Government forcing landlords to house non-paying tenants for lengthy periods11:18 AM, 15th September 2020
About 5 days ago 39
I am aware of the potential disadvantages of dealing with tenants on benefits, but wondering how to set the rent on this one. Large flat, advertised at £395 for one person. The previous pair of tenants were paying £475.
The working tenant will pay first months rent and deposit upfront and I realise it’ll probably go to regular rent in arrears at least partially. The chap on UC, due to his age, gets about £380 for 4 weeks and I assume that if the UC office knows he’s sharing, the amount will be less.
Does anyone know what he will get as a sharer? It’s in Hartlepool in case that’s relevant.
He claims direct payments are in place to his current landlord and that he will simply log a new address in his journal and payments will come to me. I’ll believe this when I see it, and since I’m inexperienced in dealing with benefits, can anyone shed light on how the changeover process is likely to pan out?
I’ve had one benefits tenant with direct payments to me, and all went smoothly, but I understand that with all new claims (and an address change counts as such), the default is payments to the tenant.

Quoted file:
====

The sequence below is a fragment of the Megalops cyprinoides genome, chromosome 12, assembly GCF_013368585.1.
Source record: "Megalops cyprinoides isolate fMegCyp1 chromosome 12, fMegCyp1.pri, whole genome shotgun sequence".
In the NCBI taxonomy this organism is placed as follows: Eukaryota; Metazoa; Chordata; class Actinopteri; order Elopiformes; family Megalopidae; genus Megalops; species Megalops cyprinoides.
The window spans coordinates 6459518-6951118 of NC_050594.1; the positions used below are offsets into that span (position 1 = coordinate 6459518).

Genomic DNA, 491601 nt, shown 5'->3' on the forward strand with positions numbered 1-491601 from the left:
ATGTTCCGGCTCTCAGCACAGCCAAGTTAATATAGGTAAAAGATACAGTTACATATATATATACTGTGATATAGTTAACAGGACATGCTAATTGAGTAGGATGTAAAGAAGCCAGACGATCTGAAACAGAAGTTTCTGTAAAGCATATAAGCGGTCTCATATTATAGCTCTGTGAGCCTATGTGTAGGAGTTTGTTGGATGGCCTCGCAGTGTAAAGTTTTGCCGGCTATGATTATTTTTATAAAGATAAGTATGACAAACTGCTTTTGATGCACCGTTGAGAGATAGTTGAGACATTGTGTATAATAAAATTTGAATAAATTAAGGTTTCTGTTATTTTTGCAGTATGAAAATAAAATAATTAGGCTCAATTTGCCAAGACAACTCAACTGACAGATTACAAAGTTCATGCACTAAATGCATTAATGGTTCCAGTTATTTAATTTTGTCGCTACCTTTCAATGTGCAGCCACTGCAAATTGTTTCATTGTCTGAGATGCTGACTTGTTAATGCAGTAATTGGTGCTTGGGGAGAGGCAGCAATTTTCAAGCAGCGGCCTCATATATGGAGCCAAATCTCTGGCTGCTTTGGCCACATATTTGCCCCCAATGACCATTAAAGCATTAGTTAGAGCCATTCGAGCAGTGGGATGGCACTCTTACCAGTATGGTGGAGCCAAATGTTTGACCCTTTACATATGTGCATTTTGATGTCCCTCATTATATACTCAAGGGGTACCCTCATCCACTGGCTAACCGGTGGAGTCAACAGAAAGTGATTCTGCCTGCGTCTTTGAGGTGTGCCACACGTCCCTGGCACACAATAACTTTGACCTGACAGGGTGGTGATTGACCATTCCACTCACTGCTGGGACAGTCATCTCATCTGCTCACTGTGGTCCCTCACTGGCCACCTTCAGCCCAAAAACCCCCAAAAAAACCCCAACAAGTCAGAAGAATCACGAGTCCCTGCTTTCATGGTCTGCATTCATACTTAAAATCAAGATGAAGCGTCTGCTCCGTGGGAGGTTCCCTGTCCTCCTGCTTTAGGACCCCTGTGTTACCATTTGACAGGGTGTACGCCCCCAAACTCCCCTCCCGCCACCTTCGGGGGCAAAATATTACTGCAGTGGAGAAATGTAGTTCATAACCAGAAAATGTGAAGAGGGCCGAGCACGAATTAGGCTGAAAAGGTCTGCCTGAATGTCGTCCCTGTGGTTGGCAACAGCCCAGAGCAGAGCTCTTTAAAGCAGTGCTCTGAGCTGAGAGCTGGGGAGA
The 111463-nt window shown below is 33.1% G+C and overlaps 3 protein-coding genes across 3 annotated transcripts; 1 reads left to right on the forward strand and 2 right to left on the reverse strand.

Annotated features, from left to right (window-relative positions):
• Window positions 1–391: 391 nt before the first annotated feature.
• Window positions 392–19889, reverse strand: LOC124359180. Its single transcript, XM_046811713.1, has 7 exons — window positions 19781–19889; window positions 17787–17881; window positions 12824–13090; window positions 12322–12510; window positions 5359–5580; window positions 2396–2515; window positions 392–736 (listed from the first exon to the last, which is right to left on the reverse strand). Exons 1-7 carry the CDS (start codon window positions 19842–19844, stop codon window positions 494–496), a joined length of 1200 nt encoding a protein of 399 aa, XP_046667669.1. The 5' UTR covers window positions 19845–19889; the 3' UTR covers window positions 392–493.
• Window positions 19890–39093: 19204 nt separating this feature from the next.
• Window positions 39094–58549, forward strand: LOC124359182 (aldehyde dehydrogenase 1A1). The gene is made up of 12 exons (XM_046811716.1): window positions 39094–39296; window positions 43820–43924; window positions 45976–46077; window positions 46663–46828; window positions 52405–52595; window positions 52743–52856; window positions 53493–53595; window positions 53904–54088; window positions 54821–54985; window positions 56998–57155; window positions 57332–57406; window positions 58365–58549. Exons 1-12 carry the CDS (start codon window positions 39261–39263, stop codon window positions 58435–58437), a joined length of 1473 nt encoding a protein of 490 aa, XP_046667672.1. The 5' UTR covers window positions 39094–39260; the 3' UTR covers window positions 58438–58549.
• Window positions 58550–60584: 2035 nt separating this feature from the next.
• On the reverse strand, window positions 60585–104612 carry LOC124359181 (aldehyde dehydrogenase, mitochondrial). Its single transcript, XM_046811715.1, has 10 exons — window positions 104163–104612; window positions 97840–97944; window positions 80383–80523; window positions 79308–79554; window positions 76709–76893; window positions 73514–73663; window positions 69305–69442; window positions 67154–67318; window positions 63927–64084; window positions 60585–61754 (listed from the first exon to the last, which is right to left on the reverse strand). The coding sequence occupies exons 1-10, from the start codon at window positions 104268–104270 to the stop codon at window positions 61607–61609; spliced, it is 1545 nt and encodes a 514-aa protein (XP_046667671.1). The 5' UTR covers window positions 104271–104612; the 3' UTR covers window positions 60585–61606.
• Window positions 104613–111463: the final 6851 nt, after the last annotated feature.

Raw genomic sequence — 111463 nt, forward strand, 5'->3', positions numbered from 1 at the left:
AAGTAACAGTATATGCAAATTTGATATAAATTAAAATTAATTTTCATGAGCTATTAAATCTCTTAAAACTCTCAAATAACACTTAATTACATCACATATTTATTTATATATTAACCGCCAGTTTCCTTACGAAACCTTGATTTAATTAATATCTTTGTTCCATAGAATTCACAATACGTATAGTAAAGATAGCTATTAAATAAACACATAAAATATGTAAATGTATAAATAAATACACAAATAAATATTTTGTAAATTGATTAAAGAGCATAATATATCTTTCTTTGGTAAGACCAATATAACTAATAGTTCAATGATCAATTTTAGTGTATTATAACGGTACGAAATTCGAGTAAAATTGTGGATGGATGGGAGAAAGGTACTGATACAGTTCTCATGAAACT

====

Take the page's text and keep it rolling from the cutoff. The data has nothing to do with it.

I don’t know on what grounds his money is paid directly to the Landlord currently.
I’m not out for the whole of his alleged £380 (-ish) payment, nice though that would be, because I’m sure it would be payback time when the UC office discovers he’s sharing. It’s attractive of course to have the payments direct to me if this in fact transpires, but payment to the tenant would put the onus on him to be claiming correctly bearing in mind the shared tenancy.
Alternatively, I can take the view that I might be overpaid initially, and then pay it back when sharing is discovered.
The decision now, and which I’d appreciate input on, is where to set the rent amount for the tenancy agreement.
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